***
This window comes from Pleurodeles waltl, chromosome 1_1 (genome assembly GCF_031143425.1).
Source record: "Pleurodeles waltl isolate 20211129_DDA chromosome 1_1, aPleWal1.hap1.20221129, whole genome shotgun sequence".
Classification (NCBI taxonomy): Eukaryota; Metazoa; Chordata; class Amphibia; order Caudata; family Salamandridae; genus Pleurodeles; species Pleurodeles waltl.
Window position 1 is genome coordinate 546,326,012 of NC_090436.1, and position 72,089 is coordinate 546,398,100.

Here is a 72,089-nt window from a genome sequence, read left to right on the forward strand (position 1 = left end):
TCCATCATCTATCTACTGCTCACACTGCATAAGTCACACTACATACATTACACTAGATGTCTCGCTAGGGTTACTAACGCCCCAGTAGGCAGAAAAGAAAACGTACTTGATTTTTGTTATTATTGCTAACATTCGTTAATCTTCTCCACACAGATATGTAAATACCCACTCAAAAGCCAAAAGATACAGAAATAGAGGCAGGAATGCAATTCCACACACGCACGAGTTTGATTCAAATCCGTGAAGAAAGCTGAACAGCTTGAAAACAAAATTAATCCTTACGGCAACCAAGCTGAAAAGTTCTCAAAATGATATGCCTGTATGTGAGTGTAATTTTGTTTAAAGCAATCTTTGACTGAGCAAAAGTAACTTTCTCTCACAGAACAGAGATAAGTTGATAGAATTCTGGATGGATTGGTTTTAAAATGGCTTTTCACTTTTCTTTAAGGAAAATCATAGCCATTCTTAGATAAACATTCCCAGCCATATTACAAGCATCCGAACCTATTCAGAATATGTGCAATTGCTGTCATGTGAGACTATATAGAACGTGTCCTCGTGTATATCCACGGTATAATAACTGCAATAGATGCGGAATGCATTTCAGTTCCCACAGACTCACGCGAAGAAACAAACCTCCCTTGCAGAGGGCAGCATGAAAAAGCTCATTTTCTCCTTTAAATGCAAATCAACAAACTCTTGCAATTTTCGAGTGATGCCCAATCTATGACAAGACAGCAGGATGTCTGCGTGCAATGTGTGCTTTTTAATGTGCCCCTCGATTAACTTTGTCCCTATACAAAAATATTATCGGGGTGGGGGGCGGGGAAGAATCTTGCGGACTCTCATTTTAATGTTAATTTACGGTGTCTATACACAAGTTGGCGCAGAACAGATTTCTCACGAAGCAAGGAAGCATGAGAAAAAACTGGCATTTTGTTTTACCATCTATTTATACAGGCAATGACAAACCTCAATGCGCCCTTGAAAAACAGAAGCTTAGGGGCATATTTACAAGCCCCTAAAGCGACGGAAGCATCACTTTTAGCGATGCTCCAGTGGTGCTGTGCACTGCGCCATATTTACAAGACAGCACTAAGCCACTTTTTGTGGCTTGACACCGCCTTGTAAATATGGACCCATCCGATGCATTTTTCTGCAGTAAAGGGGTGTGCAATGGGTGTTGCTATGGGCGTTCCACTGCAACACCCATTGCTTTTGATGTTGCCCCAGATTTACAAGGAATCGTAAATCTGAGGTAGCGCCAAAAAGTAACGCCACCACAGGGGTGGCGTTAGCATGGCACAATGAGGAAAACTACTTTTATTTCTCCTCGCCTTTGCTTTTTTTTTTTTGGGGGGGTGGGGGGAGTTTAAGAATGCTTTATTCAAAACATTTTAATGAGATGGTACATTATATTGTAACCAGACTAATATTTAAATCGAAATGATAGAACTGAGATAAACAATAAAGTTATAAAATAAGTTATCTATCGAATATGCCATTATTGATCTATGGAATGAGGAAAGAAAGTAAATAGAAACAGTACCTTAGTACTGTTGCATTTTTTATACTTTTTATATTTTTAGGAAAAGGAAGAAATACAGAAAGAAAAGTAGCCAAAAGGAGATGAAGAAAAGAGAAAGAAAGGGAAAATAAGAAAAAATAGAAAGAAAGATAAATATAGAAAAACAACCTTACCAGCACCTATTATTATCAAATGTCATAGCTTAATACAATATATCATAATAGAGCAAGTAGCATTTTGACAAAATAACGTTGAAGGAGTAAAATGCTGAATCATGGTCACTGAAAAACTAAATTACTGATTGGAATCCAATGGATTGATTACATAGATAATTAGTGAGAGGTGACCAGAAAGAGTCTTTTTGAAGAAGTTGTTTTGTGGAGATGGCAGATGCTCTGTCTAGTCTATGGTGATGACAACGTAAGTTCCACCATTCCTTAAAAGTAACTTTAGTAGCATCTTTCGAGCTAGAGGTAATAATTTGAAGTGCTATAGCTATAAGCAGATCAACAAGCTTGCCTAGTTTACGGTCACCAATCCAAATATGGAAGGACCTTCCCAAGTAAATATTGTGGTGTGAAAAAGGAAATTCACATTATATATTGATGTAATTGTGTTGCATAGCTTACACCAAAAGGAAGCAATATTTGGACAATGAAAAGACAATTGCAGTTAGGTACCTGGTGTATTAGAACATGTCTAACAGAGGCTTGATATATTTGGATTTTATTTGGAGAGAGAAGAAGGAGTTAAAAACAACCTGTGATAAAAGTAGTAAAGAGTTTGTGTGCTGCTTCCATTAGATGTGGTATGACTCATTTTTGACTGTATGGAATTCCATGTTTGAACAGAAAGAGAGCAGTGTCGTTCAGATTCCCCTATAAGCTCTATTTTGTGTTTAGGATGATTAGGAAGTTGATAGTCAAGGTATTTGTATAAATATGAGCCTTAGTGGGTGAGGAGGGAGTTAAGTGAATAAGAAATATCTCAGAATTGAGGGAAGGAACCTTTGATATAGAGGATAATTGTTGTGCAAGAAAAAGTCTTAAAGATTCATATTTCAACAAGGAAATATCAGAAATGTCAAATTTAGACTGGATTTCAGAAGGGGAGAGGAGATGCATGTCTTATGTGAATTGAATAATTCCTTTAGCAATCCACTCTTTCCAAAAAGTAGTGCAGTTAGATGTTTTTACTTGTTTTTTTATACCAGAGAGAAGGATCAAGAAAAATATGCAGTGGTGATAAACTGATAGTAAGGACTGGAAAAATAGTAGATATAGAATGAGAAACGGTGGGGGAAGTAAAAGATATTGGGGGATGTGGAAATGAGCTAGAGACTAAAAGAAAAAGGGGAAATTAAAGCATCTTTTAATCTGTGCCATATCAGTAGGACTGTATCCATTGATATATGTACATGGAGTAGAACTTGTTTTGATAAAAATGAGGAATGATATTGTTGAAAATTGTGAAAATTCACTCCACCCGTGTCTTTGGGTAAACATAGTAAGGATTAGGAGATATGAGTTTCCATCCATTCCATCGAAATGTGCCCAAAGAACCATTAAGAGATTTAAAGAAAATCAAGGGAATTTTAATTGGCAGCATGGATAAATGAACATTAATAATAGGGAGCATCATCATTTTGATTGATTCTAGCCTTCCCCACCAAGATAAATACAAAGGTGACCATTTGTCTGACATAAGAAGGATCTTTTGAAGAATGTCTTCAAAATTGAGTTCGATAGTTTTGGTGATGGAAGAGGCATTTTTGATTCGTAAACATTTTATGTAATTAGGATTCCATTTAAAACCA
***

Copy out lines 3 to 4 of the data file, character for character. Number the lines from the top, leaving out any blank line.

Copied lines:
Classification (NCBI taxonomy): Eukaryota; Metazoa; Chordata; class Amphibia; order Caudata; family Salamandridae; genus Pleurodeles; species Pleurodeles waltl.
Window position 1 is genome coordinate 546,326,012 of NC_090436.1, and position 72,089 is coordinate 546,398,100.